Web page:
University of Minnesota
University Relations
http://www.umn.edu/urelate
612-624-6868

Minnesota Supercomputing Institute


Log out of MyMSI

Research Abstracts Online
January 2008 - March 2009

University of Minnesota Twin Cities
Institute of Technology
Department of Mechanical Engineering

PI: Richard J. Goldstein, Associate Fellow

Modeling of Turbulent Gas Flows

These researchers used supercomputing resources for several projects during this period. In the first, they are studying three-dimensional turbulent flows, which are widely observed in most flow configurations. The researchers have used MSI to perform numerical simulations in Fluent to study the effect of a moving belt on the heat transfer for the following three cases: flow parallel to the belt; flow opposite to the belt; and flow transverse to the belt. The next step is to use the results from these studies to evaluate the heat transfer in a turbine cascade due to the relative motion between the stator and rotor endwall. The inlet skew increases the secondary losses in the cascade. Results from the simulation would be used to compare results from alternative mass transfer measurements.

The second project is a numerical study of heat and mass transfer analogy in separated flows, which are found in many engineering applications. Owing to its geometrical simplicity and basic features of separated flows, such as separation, reattachment, recirculation, and development of shear layers, the flow over a backward facing step (BFS) has become a benchmark study in the analysis of separated flows. The researchers are performing two-dimensional numerical simulations in Fluent to estimate the reattachment length and arrive at an apparatus design, feasible within the laboratory constraints. Once the design has been formalized, three-dimensional simulations can be carried out to have an estimate of the expected results. The experimental results shall then be compared with the three-dimensional numerical results to investigate the adequacy of the experimental apparatus for the simulation. It would also help to identify any extraneous factors that might be affecting the results.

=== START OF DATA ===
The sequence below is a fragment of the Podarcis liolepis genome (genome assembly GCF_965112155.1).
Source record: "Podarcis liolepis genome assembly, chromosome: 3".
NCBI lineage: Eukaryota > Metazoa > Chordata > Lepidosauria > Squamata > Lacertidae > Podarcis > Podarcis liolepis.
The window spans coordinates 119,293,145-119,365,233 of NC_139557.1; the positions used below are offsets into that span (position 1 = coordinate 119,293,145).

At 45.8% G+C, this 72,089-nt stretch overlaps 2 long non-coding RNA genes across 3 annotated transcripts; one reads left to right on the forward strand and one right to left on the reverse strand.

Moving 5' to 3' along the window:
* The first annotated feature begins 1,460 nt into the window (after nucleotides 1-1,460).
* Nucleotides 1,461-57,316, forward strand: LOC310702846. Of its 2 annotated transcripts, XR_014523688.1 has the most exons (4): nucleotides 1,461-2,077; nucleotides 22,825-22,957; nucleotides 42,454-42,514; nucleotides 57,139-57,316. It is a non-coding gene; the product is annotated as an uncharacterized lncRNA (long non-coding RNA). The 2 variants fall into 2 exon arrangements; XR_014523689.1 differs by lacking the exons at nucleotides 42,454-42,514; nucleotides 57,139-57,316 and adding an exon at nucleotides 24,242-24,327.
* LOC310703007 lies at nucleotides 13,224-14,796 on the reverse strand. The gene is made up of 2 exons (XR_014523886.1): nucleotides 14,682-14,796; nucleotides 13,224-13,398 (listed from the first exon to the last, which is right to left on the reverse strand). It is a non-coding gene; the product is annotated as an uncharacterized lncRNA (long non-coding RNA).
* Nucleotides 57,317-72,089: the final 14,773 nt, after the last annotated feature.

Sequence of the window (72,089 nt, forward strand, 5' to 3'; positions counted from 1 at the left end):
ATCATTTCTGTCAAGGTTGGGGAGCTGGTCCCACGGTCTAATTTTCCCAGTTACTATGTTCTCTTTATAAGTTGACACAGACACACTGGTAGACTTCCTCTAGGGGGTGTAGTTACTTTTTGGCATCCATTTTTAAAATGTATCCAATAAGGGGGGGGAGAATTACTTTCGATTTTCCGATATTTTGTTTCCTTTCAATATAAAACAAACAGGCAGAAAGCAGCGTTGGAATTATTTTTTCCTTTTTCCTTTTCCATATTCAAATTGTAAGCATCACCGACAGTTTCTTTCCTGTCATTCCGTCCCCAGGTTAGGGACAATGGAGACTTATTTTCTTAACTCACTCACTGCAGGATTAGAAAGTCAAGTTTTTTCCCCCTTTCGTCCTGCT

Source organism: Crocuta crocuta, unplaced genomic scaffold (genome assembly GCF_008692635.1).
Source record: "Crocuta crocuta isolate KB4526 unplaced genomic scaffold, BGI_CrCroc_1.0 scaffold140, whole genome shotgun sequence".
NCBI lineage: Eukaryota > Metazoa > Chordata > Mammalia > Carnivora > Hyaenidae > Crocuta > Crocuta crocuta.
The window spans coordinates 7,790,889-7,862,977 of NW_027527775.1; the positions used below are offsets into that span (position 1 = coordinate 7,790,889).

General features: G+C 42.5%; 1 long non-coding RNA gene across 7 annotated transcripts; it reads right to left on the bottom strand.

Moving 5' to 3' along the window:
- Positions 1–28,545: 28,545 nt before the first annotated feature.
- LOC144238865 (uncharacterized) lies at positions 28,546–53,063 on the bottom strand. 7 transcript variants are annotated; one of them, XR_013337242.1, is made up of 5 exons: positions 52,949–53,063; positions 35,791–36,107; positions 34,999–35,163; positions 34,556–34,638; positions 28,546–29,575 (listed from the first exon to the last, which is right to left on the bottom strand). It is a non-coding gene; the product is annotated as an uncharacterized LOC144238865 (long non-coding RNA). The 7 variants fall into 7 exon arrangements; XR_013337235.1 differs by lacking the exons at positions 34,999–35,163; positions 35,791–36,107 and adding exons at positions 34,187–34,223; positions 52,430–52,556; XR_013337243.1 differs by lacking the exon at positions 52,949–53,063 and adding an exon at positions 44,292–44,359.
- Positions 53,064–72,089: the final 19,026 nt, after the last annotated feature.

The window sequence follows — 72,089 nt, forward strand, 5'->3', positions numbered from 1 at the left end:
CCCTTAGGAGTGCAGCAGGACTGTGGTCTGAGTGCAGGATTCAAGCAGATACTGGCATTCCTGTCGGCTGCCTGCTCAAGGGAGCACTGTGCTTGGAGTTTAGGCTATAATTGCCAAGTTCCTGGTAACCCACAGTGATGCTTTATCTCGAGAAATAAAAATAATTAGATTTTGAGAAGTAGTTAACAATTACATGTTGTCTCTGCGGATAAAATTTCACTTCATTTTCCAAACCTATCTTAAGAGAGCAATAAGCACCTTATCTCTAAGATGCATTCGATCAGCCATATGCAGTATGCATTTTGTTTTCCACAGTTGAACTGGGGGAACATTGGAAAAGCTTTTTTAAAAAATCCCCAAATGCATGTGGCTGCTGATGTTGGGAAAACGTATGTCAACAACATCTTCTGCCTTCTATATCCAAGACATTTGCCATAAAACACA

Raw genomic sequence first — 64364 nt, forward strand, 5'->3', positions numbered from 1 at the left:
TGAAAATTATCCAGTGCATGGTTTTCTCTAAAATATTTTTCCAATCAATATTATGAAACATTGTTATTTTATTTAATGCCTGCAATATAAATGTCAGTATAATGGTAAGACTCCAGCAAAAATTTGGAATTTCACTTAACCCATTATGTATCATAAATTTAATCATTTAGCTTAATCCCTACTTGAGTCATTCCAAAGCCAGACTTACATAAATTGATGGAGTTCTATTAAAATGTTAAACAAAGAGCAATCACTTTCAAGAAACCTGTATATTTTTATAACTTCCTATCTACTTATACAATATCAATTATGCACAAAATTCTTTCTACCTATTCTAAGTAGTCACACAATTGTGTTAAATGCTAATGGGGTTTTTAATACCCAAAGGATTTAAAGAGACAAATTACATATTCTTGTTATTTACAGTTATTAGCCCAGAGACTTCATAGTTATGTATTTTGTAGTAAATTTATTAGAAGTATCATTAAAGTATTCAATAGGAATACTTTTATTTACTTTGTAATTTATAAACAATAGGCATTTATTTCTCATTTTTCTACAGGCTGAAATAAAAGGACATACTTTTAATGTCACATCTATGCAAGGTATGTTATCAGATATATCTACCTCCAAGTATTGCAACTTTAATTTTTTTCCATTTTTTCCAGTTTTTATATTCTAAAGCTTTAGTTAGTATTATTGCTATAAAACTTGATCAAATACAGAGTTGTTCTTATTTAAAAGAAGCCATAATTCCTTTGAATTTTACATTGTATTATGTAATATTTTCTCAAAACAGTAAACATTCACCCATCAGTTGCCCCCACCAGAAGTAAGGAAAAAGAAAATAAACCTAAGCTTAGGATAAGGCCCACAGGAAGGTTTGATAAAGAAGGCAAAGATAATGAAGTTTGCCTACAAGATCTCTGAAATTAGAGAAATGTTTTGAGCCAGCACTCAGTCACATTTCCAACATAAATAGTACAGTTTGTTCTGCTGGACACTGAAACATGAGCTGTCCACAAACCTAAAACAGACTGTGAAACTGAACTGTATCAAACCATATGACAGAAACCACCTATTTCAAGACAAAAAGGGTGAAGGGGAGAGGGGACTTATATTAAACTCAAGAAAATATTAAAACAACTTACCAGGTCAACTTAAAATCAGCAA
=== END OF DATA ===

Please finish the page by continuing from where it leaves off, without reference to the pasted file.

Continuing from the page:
Other areas of interest include: the effect of relative motion between the stator and rotor in a gas turbine on endwall heat transfer; variable density shear flows; the phenomenon of suppression or delay of vortex shedding behind a circular cylinder; and simulations of a thermal field due to thermocouple probe measurements.

Group Members

Kalyanjit Ghosh, Graduate Student
Daniel Keene, Graduate Student
Kaustubh Kulkarni, Graduate Student
Rajat Mittal, Graduate Student
Vinod Srinivasan, Graduate Student
Federico Fassio, Visiting Researcher
Suofang Wang, Visiting Researcher
Yuli Kornblum, Collaborator